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After the CEM: Lives and Careers Print E-mail
 

Twilight Years and Revolution

The surviving members of the CEM community had reached their middle age during the most turbulent years of the political scene, both before and after the Revolution.  Although Yung Wing himself supported the short-lived “Hundred Days’ Reforms” and continued to work for a republican regime, it is a curious fact that only one of his “boys,” Young Yew Huan (Rong Yaoyuan 容耀垣 III, 66), better known as Yung Hoy (Rong Kai 容開) or Yung Sing Kew (Rong Xingqiao 容星橋), joined the revolutionary cause.  Early on he had abandoned a government career to become a merchant, and much later became an aide and advisor to Sun Yat-sen and introduced Sun to his distant cousin Yung Wing. As for his peers, it would be fair to ask why none of the other American-educated men showed active support for Sun and his movement. The reason could hardly be that the returned CEM students preferred an autocratic monarchy to a constitutional democracy.  It is more likely because of the central role that they played in the Government — whose sovereignty they endeavored to defend against foreign powers, and whose administration they tried equally hard to render as honest and benevolent to their countrymen as possible under the circumstances.  However, in 1911, when Tong Shao Yi realized that the Qing regime was beyond repair, he cut his queue and, as the Government’s representative, signed an agreement with Sun’s negotiators to recommend the abolition of the Qing monarchy.  In fact after the Republic of China was established, he was appointed its first Prime Minister.

Making History

By the turn of the century, when a significant number of the CEM alumni had died from various causes, several of them made efforts to publicize the history of the CEM and to preserve biographical records for all 120 students.  Prior to these efforts, the first published, brief account of the voyage to America, “Chinaland, Across the Sea,” was written by New Shan Chow (Niu Shangzhou 牛尚周 I, 12) for his school magazine, The Exonian, issued May 29, 1880.  About 1884-1885, Yung Kwai (Rong Kui 容揆 II, 34) composed his “Recollections of the Chinese Educational Mission,” dedicated to his future American wife, and probably intended only for private circulation.  Adopting a third-person perspective, Yung’s extended essay about the entire Mission nevertheless drew upon his personal experiences and opinions, and included some trenchant criticism of the Mission’s conservative administration.  His reminiscence was not so much a record of events as an evaluation of the CEM’s accomplishment.  In his personal memoir, When I Was a Boy in China (1887; reissued 2003 as a print-on-demand publication), Lee Yen Fu (Li Enfu 李恩富 II, 40) briefly recalled his impressions of the CEM prep school in Shanghai, of the journey and of the boys’ initial experiences upon arrival in America.  However, none of these can be considered comprehensive histories in any real sense.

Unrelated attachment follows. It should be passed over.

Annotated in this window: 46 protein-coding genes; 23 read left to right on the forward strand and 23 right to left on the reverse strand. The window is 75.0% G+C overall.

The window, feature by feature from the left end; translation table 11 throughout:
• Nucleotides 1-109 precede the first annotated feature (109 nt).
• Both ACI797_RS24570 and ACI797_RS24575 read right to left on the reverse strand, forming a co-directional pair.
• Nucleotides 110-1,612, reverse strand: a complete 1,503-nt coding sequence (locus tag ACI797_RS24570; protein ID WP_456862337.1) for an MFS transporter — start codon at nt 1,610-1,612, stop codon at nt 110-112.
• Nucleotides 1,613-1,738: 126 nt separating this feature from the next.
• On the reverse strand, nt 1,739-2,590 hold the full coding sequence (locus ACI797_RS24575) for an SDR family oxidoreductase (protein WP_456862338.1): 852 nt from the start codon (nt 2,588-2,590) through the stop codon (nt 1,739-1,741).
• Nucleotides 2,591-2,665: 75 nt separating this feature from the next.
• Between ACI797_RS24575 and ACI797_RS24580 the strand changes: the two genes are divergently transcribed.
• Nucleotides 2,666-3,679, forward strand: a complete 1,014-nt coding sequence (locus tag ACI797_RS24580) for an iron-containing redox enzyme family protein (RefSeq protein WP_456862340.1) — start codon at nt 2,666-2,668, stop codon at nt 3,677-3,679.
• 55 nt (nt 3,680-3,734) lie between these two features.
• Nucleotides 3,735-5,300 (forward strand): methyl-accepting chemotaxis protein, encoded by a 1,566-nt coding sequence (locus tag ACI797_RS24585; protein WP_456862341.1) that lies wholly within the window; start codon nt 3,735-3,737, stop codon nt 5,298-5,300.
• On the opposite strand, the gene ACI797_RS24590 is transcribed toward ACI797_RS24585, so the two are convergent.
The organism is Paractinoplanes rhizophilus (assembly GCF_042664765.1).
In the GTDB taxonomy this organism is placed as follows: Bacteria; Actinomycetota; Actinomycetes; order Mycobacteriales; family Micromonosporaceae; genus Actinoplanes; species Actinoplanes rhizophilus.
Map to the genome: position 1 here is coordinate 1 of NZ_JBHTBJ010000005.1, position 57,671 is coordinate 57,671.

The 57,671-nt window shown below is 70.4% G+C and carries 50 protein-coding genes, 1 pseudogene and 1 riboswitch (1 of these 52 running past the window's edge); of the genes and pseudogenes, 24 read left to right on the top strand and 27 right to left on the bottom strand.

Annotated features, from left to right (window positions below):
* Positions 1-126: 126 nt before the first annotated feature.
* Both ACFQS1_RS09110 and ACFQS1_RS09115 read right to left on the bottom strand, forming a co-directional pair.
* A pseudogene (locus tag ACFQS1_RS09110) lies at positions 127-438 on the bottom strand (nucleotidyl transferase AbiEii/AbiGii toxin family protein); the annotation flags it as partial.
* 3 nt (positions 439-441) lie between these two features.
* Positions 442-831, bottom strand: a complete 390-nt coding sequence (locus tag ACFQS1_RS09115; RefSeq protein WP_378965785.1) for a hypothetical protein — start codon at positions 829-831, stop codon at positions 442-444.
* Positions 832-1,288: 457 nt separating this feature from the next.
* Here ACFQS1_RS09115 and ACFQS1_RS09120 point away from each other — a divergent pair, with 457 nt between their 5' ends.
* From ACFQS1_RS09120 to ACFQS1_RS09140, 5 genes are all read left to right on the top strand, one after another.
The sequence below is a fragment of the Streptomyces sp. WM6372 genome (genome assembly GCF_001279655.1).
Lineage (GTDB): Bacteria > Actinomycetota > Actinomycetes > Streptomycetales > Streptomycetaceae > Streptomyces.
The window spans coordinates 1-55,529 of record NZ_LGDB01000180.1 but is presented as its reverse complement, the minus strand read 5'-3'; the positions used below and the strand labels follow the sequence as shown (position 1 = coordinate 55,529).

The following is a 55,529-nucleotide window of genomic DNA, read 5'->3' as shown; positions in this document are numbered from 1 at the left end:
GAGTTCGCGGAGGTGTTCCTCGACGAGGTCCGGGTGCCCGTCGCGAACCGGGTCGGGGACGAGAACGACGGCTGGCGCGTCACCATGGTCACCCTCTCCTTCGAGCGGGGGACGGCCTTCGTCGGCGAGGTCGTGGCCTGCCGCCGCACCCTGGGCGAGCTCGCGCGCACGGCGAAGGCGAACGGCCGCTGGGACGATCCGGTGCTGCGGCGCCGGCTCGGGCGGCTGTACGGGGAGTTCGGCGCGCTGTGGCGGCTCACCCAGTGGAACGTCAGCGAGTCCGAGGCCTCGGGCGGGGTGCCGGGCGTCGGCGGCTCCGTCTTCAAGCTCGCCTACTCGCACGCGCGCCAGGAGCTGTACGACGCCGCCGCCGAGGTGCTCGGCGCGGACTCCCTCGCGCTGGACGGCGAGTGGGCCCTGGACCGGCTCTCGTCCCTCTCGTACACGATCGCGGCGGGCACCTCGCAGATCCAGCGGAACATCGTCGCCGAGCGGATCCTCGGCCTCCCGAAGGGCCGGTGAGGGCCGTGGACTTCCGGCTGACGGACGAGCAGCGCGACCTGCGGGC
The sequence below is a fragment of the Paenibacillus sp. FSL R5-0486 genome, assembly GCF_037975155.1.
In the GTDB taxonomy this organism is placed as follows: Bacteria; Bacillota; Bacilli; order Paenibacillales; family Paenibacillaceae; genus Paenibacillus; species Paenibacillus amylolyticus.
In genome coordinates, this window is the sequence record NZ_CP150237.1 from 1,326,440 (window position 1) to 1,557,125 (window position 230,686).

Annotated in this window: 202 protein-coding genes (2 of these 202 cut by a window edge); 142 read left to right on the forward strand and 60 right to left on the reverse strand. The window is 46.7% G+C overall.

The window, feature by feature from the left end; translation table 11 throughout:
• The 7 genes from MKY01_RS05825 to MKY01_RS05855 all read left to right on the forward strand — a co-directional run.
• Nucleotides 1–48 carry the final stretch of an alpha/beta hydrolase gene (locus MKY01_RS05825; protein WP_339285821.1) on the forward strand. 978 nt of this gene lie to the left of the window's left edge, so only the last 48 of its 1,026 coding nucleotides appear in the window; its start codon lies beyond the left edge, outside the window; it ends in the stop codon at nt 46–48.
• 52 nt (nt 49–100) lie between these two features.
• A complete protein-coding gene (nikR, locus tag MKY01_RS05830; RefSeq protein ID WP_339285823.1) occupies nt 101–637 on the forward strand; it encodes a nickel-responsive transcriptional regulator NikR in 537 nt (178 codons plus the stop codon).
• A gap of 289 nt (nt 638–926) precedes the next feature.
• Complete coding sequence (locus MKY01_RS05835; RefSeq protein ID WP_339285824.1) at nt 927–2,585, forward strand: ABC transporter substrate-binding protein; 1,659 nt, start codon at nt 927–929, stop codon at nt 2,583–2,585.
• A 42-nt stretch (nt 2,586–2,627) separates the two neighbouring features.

Possibly the earliest synoptic account of the CEM to be published was provided by Tong Kwo On (Tang Guoan 唐国安 II, 49) in two articles in English.  Because of the difficulty in locating copies of these articles, they have been almost completely overlooked by earlier CEM studies.  The long essay, "History and Outcome of the Chinese Educational Mission to the United States," appeared in The Chinese Times of Tianjin in two instalments on February 11th and 18th, 1888.  None of the students were named in this early account, though quite a number were identified in the second article written 17 years later.  Since it was reprinted as an anonymous pamphlet, it is reasonable to infer that the original two parts had also appeared incognito.  Given the backlash in the Government against foreign education after the closing of the CEM, and given that most of the alumni were still in low-level jobs, working under suspicions about their loyalty, Tong's decision to conceal both his name and theirs is understandable.  His narrative moves from the early education of Yung Wing, through the Mission's inception and closure, to a brief survey of the post-CEM conditions of the students to date.  This account is valuable for its many inside glimpses into the workings of the Mission and for its reflection of the students' perspectives.8